The boys though are slightly uncertain about this plan.
“We don’t want to move from here” is something we’re getting quite often and promises of separate bedrooms, bigger bedrooms and more living space so that we’re not all constantly tripping up over the metres and metres of train track that Tom builds all over the house, are met with:
“But we live in a cul de sac here and we can ride our bikes”, I mean, I find this an interesting argument given that they never bloody ride their bikes round the cul de sac.
“We don’t want separate rooms! We want to share!” Really?! I mean they argue ALL THE TIME and complain about how if one of them goes to their room for alone time, the other follows, do they not want their own space?! I WANT THEM TO HAVE THEIR OWN SPACE PURELY FOR MY OWN SANITY!
“We won’t be able to walk to school from there.” We don’t walk to school anyway because a) we’re always too late and b) when ever the planets align and we do actually find ourselves with the time to walk to or home from school, the whinging is so PAINFUL that I rarely do it. For two children (Tom doesn’t count because he just cruises up in the buggy) who complain so strongly about having to walk, I am amused by this argument.

But understandably I suppose they have reservations about it being Granny’s House too. This was also one of our own doubts when we were initially considering it and something people ask often.
“Won’t it feel weird as it was your parents’ house?”
I don’t think it will because we are completely changing it, it will be like a new house once it’s done. We are moving walls, stairs, rooms even, so I don’t think it will be a concern. The only thing we all struggle with is when we stop referring to it as “Granny’s house” and call it “Home”. I have started calling it “The House” but David still calls it “Your Mum’s House” and I wonder how long it will be “Granny’s House” to the boys.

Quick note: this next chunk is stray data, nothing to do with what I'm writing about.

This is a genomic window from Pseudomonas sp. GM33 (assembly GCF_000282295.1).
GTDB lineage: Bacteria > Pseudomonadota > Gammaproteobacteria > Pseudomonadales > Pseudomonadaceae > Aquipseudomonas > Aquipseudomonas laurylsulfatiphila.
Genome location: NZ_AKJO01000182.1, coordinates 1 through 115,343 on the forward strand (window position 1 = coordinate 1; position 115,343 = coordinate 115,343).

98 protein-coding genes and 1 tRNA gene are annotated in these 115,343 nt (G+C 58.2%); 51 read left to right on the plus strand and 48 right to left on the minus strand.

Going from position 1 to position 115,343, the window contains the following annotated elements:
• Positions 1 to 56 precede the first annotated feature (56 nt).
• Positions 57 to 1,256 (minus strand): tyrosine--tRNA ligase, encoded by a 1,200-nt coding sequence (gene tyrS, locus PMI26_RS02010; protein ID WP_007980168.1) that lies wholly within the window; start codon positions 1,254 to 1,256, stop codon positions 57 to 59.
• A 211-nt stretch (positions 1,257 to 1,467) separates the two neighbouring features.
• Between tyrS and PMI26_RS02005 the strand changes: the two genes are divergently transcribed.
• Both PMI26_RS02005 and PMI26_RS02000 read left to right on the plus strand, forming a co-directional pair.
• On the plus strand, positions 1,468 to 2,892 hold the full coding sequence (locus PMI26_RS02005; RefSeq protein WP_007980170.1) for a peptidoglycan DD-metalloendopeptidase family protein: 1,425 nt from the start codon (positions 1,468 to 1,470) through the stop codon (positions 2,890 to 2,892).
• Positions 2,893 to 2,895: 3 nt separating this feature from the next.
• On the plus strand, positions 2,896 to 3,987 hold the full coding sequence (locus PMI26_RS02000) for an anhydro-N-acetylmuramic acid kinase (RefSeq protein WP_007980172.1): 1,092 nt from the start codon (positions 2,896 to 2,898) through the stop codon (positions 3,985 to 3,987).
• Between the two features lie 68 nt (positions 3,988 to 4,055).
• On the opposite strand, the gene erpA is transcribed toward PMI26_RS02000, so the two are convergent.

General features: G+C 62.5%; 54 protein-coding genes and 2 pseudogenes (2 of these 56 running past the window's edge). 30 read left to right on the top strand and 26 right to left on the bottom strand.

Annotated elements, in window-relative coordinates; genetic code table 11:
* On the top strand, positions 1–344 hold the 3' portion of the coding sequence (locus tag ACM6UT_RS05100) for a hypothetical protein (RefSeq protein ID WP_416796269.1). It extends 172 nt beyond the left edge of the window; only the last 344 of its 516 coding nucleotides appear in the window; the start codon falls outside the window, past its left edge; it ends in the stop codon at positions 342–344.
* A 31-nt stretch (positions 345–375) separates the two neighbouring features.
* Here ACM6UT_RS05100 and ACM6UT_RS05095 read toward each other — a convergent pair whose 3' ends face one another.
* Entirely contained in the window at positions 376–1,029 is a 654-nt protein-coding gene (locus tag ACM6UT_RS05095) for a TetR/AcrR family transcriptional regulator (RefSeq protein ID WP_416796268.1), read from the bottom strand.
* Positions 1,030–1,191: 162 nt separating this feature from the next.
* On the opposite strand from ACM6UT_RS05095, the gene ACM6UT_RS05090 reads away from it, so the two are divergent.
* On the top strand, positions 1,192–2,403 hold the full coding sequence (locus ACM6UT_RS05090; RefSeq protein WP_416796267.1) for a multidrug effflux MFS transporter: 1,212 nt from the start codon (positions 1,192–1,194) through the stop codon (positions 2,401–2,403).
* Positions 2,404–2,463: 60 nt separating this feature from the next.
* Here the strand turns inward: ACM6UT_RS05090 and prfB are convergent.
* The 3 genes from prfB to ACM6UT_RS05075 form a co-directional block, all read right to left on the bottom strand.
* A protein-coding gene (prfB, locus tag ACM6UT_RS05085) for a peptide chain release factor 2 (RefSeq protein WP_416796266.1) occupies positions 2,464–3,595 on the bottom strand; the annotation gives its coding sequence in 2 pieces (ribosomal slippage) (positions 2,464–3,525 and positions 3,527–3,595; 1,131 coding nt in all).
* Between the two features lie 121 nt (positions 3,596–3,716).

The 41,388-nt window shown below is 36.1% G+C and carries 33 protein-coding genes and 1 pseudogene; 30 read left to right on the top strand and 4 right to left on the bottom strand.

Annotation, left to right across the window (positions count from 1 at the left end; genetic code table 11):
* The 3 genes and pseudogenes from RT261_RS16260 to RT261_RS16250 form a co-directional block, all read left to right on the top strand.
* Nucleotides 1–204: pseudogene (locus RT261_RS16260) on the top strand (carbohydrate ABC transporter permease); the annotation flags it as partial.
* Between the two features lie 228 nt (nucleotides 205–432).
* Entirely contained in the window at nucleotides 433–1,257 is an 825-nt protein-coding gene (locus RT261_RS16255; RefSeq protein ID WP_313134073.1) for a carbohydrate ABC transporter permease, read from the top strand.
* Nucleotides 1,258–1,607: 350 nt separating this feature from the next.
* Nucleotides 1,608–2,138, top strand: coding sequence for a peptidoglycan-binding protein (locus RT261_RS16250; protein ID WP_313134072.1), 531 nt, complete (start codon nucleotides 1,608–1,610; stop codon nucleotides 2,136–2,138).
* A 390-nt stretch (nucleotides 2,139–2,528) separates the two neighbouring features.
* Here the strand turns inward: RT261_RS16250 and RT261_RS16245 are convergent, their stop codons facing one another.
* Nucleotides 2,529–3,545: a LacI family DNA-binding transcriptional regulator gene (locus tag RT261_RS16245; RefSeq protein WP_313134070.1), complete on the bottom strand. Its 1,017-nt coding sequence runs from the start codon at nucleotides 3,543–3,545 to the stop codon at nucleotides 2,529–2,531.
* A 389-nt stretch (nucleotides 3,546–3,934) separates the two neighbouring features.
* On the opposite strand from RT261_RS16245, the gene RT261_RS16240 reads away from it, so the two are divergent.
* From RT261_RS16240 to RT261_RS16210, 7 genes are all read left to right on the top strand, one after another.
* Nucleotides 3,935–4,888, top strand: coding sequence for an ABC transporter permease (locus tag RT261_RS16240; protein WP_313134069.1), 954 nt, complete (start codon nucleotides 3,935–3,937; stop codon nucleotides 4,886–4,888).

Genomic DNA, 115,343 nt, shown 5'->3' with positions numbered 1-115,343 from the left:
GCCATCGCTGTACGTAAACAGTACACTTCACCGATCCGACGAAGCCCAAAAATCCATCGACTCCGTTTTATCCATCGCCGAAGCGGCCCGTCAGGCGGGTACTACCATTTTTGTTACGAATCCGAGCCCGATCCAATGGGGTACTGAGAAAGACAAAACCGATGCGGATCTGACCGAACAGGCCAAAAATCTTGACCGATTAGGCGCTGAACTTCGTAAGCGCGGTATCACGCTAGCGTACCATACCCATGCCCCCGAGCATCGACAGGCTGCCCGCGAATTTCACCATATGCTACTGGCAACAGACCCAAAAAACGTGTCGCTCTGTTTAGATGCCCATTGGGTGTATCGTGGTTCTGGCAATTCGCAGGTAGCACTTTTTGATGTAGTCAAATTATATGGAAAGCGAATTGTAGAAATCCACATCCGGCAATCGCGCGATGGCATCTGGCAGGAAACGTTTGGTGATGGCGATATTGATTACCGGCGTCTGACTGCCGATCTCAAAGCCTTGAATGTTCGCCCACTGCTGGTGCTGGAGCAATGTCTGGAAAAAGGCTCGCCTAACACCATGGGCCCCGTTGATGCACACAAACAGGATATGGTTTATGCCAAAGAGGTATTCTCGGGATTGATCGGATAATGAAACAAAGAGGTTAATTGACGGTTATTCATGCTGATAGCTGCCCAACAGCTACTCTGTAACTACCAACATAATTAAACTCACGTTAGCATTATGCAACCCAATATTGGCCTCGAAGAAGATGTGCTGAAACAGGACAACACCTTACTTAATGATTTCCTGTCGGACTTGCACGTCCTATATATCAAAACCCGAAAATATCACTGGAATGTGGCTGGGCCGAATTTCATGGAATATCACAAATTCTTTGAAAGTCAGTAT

“Kids like change” somebody said to me the other week but this generalisation is not true of my children, they like routine and familiarity and whilst they’ll adapt, because, well, they have to, it will take them a bit of time but I hope when they have settled, they will see that it’s a good change.


  • Caroline

    We moved here when the children were 18 and eight. I’d been very nervous about it. I used to get terribly homesick and wondered whether the same would happen. It was a move driven by necessity and it was the only home the children had known.
    The day after the move, the boiler broke so they went to grandma’s house for a shower. Our old house was next door and we still had keys as it hadn’t yet sold. After the shower, Chloe said to Joe, “I’ve got the door key. She’ll we pop in and have a look at the empty house?” Joe said “No, I want to go home.”
    It had been 24 hours and the new house was already home. That’s where I was. Home is where the heart is.
    I assure you – it won’t be Granny’s House for long. It will be home.